Corresponding author address: Jason D. Fridley, Syracuse University, Department of Biology, 107 College Place, Syracuse, NY 13244. Email: fridley@syr.edu

Abstract

Landscape-driven microclimates in mountainous terrain pose significant obstacles to predicting the response of organisms to atmospheric warming, but few if any studies have documented the extent of such finescale variation over large regions. This paper demonstrates that ground-level temperature regimes in Great Smoky Mountains National Park (Tennessee and North Carolina) vary considerably over fine spatial scales and are only partially linked to synoptic weather patterns and environmental lapse rates. A 120-sensor network deployed across two watersheds in 2005–06 exhibited finescale (<1000-m extent) temperature differences of over 2°C for daily minima and over 4°C for daily maxima. Landscape controls over minimum temperatures were associated with finescale patterns of soil moisture content, and maximum temperatures were associated with finescale insolation differences caused by topographic exposure and vegetation cover. By linking the sensor array data to 10 regional weather stations and topographic variables describing site radiation load and moisture content, multilevel spatial models of 30-m resolution were constructed to map daily temperatures across the 2090-km2 park, validated with an independent 50-sensor network. Maps reveal that different landscape positions do not maintain relative differences in temperature regimes across seasons. Near-stream locations are warmer in the winter and cooler in the summer, and sites of low elevation more closely track synoptic weather patterns than do wetter high-elevation sites. This study suggests a strong interplay between near-ground heat and water balances and indicates that the influence of past and future shifts in regional temperatures on the park’s biota may be buffered by soil moisture surfeits from high regional rainfall.

Corresponding author address: Jason D. Fridley, Syracuse University, Department of Biology, 107 College Place, Syracuse, NY 13244. Email: fridley@syr.edu

1. Introduction

A major obstacle to predicting how ecological communities will react to a warming atmosphere is that most organisms do not directly interact with the atmosphere but rather respond to the properties of their near-ground microenvironment, which are tempered by finescale differences in landform, substrate, and vegetation (Geiger et al. 2003). The need for such climate “downscaling” has been voiced repeatedly by environmental scientists (e.g., Araújo et al. 2005; Trivedi et al. 2008), and yet the extent of finescale (<1000 m) variation, and the principal landscape factors that contribute to it, remain poorly understood. In topographically complex montane environments, finescale variance in solar heat transfer due to varying slope angle and orientation, shading from local vegetation, and soil and plant water content can significantly alter the temperature regimes of locations only meters apart (Hursh 1948; Parker 1952; Shanks 1956; Barry 1992; Breshears et al. 1998; Geiger et al. 2003; Ashcroft et al. 2008). Adiabatic cooling with elevation and cold-air drainage add yet additional variance within landscapes that further decouples near-ground temperature regimes from regional atmospheric qualities (Shreve 1912; Barry 1992; Geiger et al. 2003). Weather station networks capture regional-scale climate variation and are thus well suited for describing the distribution and habits of organisms over large distances (e.g., Iverson and Prasad 1998), but their scarcity and general confinement to open sites limit their use for quantifying near-ground, finescale temperature patterns within complex landscapes (Barry 1992; Bolstad et al. 1998; Lookingbill and Urban 2003).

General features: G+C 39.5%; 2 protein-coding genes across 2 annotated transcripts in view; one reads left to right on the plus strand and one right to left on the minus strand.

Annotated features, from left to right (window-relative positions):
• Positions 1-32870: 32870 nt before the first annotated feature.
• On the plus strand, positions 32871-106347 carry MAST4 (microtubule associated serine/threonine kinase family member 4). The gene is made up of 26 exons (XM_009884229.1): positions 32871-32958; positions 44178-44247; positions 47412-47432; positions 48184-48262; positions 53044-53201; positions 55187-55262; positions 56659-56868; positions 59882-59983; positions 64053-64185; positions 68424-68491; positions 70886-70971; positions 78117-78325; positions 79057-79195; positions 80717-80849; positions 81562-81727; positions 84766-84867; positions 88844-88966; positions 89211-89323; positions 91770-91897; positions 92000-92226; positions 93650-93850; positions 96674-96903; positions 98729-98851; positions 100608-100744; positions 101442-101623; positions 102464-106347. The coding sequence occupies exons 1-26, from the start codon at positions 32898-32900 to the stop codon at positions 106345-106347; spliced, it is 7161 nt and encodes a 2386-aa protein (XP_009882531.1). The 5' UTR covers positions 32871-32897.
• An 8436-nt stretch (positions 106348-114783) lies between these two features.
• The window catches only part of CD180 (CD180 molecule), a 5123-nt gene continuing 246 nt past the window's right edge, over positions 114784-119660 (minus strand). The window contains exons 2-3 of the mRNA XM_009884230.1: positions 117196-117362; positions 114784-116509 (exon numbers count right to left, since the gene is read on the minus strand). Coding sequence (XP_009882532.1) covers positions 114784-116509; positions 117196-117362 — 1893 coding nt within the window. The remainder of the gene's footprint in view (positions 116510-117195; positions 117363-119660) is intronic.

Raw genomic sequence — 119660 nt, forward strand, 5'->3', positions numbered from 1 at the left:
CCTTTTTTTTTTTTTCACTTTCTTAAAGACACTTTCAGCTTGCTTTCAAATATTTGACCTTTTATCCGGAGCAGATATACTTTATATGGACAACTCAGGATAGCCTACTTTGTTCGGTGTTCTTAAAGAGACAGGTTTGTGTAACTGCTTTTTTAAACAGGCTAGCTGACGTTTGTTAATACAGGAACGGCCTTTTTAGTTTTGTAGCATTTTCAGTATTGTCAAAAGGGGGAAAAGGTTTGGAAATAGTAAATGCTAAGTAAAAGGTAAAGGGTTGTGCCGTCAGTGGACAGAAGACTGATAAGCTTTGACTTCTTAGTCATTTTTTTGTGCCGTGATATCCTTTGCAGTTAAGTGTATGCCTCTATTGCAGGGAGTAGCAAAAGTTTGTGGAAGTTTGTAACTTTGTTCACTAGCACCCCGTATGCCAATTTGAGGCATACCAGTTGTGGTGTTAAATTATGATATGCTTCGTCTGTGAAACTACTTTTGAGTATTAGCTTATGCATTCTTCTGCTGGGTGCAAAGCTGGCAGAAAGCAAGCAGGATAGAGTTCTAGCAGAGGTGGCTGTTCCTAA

Topoclimatology, the study of how complex terrain influences local climate, provides a history of case studies of landscape properties that influence local temperature regimes [see reviews by Barry (1992) and Geiger et al. (2003)]. However, topoclimatological studies have generally proceeded along two complementary routes: in one, the interpolation of climate variables over complex terrain has been performed over broad (e.g., continental) extents and large spatial grains (e.g., 1 km2; Dodson and Marks 1997; Thornton et al. 1997); in the other, interpolation has been performed within landscapes at fine grains (<50 m) but within single watersheds or relatively small areas (e.g., Lookingbill and Urban 2003; Chung and Yun 2004). Because of the usual tradeoffs associated with extensive versus intensive modeling, it has proven difficult to capture microtopographic influences on climate at a spatial resolution that captures the local climate regimes that organisms experience and, simultaneously, a spatial extent that covers regional climate differences associated with broad elevation gradients and synoptic weather patterns. As a result, biotic patterns such as species distributions in montane systems are still often modeled in relation to the easily measured variables of elevation and site exposure [but see Urban et al. (2000)]. The situation is particularly acute when considering consequences of climate change for the distribution of mountain organisms (Barry 2005). Because downscaled, organism-relevant maps of contemporary and historical temperature regimes remain unavailable, our understanding of how temperature regulates species distribution and behavior—now or in the future—remains poor.